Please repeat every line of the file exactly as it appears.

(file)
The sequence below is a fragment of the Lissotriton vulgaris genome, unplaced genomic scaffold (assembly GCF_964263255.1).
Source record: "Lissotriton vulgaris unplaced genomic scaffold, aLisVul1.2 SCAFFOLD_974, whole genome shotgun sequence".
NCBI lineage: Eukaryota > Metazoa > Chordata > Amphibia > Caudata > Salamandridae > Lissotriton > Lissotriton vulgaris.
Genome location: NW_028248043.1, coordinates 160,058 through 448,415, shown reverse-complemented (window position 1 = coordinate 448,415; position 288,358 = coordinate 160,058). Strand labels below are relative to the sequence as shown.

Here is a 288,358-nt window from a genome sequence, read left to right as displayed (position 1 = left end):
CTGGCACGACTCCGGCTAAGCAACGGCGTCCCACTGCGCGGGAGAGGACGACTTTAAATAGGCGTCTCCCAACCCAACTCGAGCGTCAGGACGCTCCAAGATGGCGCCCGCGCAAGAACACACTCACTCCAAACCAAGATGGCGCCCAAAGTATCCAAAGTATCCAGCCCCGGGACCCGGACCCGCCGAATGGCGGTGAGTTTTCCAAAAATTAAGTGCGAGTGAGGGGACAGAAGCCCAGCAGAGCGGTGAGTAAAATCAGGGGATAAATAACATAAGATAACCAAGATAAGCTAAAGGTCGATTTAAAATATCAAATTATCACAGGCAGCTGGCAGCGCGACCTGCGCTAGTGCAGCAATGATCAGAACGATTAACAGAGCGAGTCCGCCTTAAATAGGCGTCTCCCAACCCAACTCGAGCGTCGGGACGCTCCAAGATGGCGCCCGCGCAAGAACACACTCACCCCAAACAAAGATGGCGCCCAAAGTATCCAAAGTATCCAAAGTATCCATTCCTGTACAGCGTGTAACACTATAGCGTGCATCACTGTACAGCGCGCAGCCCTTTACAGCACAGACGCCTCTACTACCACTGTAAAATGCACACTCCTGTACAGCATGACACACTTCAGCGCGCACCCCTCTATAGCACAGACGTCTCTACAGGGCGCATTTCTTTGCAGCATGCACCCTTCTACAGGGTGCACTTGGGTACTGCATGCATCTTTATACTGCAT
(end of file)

The sequence below is a fragment of the Lissotriton vulgaris genome, unplaced genomic scaffold (assembly GCF_964263255.1).
Source record: "Lissotriton vulgaris unplaced genomic scaffold, aLisVul1.2 SCAFFOLD_974, whole genome shotgun sequence".
NCBI lineage: Eukaryota > Metazoa > Chordata > Amphibia > Caudata > Salamandridae > Lissotriton > Lissotriton vulgaris.
Genome location: NW_028248043.1, coordinates 160,058 through 448,415, shown reverse-complemented (window position 1 = coordinate 448,415; position 288,358 = coordinate 160,058). Strand labels below are relative to the sequence as shown.

Here is a 288,358-nt window from a genome sequence, read left to right as displayed (position 1 = left end):
CTGGCACGACTCCGGCTAAGCAACGGCGTCCCACTGCGCGGGAGAGGACGACTTTAAATAGGCGTCTCCCAACCCAACTCGAGCGTCAGGACGCTCCAAGATGGCGCCCGCGCAAGAACACACTCACTCCAAACCAAGATGGCGCCCAAAGTATCCAAAGTATCCAGCCCCGGGACCCGGACCCGCCGAATGGCGGTGAGTTTTCCAAAAATTAAGTGCGAGTGAGGGGACAGAAGCCCAGCAGAGCGGTGAGTAAAATCAGGGGATAAATAACATAAGATAACCAAGATAAGCTAAAGGTCGATTTAAAATATCAAATTATCACAGGCAGCTGGCAGCGCGACCTGCGCTAGTGCAGCAATGATCAGAACGATTAACAGAGCGAGTCCGCCTTAAATAGGCGTCTCCCAACCCAACTCGAGCGTCGGGACGCTCCAAGATGGCGCCCGCGCAAGAACACACTCACCCCAAACAAAGATGGCGCCCAAAGTATCCAAAGTATCCAAAGTATCCATTCCTGTACAGCGTGTAACACTATAGCGTGCATCACTGTACAGCGCGCAGCCCTTTACAGCACAGACGCCTCTACTACCACTGTAAAATGCACACTCCTGTACAGCATGACACACTTCAGCGCGCACCCCTCTATAGCACAGACGTCTCTACAGGGCGCATTTCTTTGCAGCATGCACCCTTCTACAGGGTGCACTTGGGTACTGCATGCATCTTTATACTGCAT